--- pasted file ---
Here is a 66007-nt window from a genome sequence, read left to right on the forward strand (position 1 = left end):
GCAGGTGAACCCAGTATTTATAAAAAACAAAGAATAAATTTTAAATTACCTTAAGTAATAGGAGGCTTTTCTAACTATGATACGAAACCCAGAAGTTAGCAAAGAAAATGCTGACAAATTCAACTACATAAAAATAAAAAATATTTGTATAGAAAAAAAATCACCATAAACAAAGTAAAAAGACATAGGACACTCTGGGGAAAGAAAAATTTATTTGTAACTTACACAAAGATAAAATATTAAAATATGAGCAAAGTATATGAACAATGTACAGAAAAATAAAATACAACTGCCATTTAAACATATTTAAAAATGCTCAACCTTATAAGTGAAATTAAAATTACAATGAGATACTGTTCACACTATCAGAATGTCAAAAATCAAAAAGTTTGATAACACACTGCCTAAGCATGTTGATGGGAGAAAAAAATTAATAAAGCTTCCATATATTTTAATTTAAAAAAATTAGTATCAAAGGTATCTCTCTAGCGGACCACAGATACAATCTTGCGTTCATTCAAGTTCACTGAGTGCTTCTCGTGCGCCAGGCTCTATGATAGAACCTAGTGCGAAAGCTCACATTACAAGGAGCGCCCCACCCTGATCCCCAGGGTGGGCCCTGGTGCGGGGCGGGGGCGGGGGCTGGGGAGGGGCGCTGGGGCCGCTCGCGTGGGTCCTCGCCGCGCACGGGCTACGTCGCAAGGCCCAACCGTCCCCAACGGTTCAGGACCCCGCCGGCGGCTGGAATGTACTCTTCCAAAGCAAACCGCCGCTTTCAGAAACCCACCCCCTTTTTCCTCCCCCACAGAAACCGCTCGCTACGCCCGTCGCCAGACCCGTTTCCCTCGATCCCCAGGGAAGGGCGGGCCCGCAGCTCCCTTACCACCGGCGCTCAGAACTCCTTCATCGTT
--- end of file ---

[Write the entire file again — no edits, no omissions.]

Here is a 66007-nt window from a genome sequence, read left to right on the forward strand (position 1 = left end):
GCAGGTGAACCCAGTATTTATAAAAAACAAAGAATAAATTTTAAATTACCTTAAGTAATAGGAGGCTTTTCTAACTATGATACGAAACCCAGAAGTTAGCAAAGAAAATGCTGACAAATTCAACTACATAAAAATAAAAAATATTTGTATAGAAAAAAAATCACCATAAACAAAGTAAAAAGACATAGGACACTCTGGGGAAAGAAAAATTTATTTGTAACTTACACAAAGATAAAATATTAAAATATGAGCAAAGTATATGAACAATGTACAGAAAAATAAAATACAACTGCCATTTAAACATATTTAAAAATGCTCAACCTTATAAGTGAAATTAAAATTACAATGAGATACTGTTCACACTATCAGAATGTCAAAAATCAAAAAGTTTGATAACACACTGCCTAAGCATGTTGATGGGAGAAAAAAATTAATAAAGCTTCCATATATTTTAATTTAAAAAAATTAGTATCAAAGGTATCTCTCTAGCGGACCACAGATACAATCTTGCGTTCATTCAAGTTCACTGAGTGCTTCTCGTGCGCCAGGCTCTATGATAGAACCTAGTGCGAAAGCTCACATTACAAGGAGCGCCCCACCCTGATCCCCAGGGTGGGCCCTGGTGCGGGGCGGGGGCGGGGGCTGGGGAGGGGCGCTGGGGCCGCTCGCGTGGGTCCTCGCCGCGCACGGGCTACGTCGCAAGGCCCAACCGTCCCCAACGGTTCAGGACCCCGCCGGCGGCTGGAATGTACTCTTCCAAAGCAAACCGCCGCTTTCAGAAACCCACCCCCTTTTTCCTCCCCCACAGAAACCGCTCGCTACGCCCGTCGCCAGACCCGTTTCCCTCGATCCCCAGGGAAGGGCGGGCCCGCAGCTCCCTTACCACCGGCGCTCAGAACTCCTTCATCGTT